DWEJ gives Detroiters the chance

Eric Campbell
The Michigan Citizen
While Michigan’s Governor and other state officials have spent time recently talking about the importance of preparing for the future job market, one local program is already placing skilled workers on the road from a pollution-based economy to a green one.
DWEJ (Detroiters Working for Environmental Justice) has developed Green Jobs Workforce Training Program, creating a skilled workforce that will in turn make Detroit more attractive to a brand new sector of industry, according to DWEJ Green Jobs director, Roshani Dantas.
“We think it’s key for Detroiters to be at the beginning of this green process,” Dantas told the Michigan Citizen. “Detroit is the place where this needs to happen.”
The program has its roots in a brownfield cleanup training program that DWEJ started in 1995.
The Green Jobs program now has the support and funding of the National Institute of Environmental Health Services, part of the U.S. Department of Health and Human Services. It’s part of a consortium of urban environmental groups which includes the Deep South Center for Environmental Justice in New Orleans.
In its first year the DWEJ Green Jobs program accepted over 300 applications for a 13-week class that would only hold 25 members. This year the program will run two classes — interviews are already being conducted for the March session. A second class will be given in September.
The program stands out for targeting underemployed and unemployed Detroit residents.
Applicants are not required to hold a high school diploma or GED. Nor does DWEJ discriminate against residents with criminal backgrounds.Dantas says that the small class size is designed to give students a broad spectrum of tools and a generous amount of attention.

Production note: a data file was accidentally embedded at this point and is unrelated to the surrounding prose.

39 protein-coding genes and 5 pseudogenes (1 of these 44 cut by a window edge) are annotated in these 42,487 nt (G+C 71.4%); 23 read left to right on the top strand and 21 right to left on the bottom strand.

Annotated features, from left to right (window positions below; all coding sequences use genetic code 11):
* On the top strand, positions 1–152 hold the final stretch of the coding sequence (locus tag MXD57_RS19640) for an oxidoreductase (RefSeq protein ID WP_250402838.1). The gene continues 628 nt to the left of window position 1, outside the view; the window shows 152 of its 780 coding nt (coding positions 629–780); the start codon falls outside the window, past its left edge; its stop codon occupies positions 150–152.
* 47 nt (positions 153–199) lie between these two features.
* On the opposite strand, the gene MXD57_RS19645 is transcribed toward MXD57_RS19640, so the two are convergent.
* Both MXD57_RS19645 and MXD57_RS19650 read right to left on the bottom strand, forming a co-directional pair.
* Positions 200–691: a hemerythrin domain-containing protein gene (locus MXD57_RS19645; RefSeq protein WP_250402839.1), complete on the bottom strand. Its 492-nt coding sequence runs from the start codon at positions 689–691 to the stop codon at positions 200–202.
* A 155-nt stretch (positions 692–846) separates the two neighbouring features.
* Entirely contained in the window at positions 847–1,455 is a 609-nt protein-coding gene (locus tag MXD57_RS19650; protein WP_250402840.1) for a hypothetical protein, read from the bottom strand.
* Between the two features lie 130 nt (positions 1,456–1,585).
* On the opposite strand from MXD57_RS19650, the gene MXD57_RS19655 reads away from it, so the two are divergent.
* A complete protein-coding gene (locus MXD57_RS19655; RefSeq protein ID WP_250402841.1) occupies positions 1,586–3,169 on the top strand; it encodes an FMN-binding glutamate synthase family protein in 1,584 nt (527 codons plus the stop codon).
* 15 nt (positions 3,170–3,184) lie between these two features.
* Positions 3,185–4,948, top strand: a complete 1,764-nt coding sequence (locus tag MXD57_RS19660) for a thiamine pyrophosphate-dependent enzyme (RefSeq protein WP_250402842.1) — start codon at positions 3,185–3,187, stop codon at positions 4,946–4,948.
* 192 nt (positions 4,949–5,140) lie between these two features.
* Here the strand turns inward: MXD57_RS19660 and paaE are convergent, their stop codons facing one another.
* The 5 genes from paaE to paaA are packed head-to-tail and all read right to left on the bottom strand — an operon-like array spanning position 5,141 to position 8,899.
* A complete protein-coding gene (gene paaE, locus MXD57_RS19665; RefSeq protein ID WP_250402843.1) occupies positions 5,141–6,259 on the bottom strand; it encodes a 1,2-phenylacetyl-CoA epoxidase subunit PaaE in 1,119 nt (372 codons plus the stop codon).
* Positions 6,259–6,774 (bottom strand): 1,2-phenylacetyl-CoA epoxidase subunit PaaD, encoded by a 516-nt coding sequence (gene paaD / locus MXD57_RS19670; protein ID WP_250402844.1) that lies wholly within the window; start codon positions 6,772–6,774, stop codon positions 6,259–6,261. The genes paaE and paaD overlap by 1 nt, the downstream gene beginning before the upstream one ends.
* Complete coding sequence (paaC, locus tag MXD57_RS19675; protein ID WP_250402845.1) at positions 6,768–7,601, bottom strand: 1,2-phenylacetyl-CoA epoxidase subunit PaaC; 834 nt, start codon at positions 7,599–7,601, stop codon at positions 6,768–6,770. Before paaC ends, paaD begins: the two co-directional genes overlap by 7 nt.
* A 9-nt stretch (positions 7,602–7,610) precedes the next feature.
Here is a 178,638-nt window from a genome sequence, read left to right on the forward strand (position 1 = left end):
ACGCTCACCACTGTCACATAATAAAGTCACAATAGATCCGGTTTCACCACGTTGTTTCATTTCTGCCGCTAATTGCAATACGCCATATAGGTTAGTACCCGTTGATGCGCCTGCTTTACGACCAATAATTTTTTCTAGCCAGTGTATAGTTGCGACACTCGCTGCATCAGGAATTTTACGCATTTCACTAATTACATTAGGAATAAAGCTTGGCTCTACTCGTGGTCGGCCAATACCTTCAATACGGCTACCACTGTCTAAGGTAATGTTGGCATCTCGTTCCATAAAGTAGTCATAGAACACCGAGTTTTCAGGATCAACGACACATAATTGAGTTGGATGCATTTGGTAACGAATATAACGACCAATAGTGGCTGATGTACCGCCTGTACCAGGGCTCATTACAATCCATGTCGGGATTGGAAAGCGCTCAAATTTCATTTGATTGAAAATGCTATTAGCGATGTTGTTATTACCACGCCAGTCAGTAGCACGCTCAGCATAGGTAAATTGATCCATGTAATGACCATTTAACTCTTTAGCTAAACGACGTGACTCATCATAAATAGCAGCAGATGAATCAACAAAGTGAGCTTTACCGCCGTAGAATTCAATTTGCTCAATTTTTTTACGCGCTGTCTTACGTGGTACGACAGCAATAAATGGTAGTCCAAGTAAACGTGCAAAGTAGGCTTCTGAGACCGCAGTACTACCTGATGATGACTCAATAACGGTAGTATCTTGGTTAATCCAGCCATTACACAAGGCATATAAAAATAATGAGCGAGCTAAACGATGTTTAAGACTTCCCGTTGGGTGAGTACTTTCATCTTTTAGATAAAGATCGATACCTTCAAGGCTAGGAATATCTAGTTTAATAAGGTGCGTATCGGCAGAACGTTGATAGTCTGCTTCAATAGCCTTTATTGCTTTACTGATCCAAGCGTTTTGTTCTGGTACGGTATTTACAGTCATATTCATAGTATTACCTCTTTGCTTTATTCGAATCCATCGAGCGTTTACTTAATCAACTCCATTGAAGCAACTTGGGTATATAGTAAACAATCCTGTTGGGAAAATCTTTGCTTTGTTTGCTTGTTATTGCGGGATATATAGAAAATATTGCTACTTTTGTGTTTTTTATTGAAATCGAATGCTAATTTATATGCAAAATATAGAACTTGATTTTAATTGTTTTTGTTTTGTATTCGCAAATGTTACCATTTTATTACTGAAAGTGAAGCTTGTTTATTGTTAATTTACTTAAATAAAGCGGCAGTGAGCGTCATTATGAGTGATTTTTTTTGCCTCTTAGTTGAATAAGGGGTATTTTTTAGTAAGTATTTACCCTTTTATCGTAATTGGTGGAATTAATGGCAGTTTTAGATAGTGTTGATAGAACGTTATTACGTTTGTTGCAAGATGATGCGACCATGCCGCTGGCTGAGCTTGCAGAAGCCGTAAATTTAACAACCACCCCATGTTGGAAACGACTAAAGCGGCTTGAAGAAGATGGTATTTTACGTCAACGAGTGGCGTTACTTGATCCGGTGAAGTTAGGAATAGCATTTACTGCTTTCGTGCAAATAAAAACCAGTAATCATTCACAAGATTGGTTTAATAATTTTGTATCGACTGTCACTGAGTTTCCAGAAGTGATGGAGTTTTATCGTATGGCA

The 25 applicants who make it through the application and interview process essentially receive a scholarship which may include bus passes or parking vouchers, and catered breakfast and lunch daily.
“We want to remove any barriers that would get in the way of learning in the classroom,” Dantas says.
The curriculum itself starts with six weeks of basic math and reading skills, job readiness and life skills training, counseling and computer literacy. Students are also exposed to environmental justice issues.
“Our goal is not just to get them a job, but also make them complete advocates in the community,” Dantas says.
The second six weeks involve technical training associated with jobs in environmental clean up and remediation. Students receive state-certified training in asbestos and lead abatement, confined space entry, OSHA 10 workplace certification, HAZWOPER certification, and environmental site assessment.
A supplement to the program includes training in energy auditing, green landscaping, computer-aided design and geothermal technology.
The program also includes a comprehensive job placement component that includes input and training from potential employers themselves.
Kinnus Paul is the job developer and a recent graduate of the jobs training program. His mission is to seek out employers and market potential employees. He says that the Green Jobs’ focus on jobs skills in particular makes potential employees attractive to employers looking to the Detroit area.
Graduates like Grayling Owens, who spent six years in prison, have been the “star students in the program.” Owens now works in lead removal for B & A Environmental in Livonia.
Cedric Dicus, 25, is a graduate of last years’ inaugural class. He now cleans storage tanks and performs clean air testing for Birks Works Environmental in Detroit. He says that the wide range of training led immediately to a variety of job opportunities.
“I just hung in there,” Dicus told the Michigan Citizen. “In the end, we got a number of certifications.”
Roshani Dantas says that the first stages of the greening process involve addressing the aging infrastructure, abandoned properties and decades of environmental neglect. Her expansive background in studying how chemicals affect the community has led her to the conclusion that, “You have to clean up before you go green.”
She’ll be pressing that point and others when DWEJ presents its successful programs to the State Green Jobs Conference in May. The region and Detroit in particular have an opportunity to be at the forefront of a revolution in industry while employing the services of those that need the work the most.
Dantas says that as the demand for environmental remediation and gainful employment increases, DWEJ would like to offer up to 12 classes a year.
“This program is for the individuals that didn’t go to college but just need a chance,” Dantas insists.
“If you really know you can do this, than this is the program for you.”
For more on the Detroiters Working for Environmental Justice Green Jobs Training Program visit www.dwej.org or call 313-833-3935.


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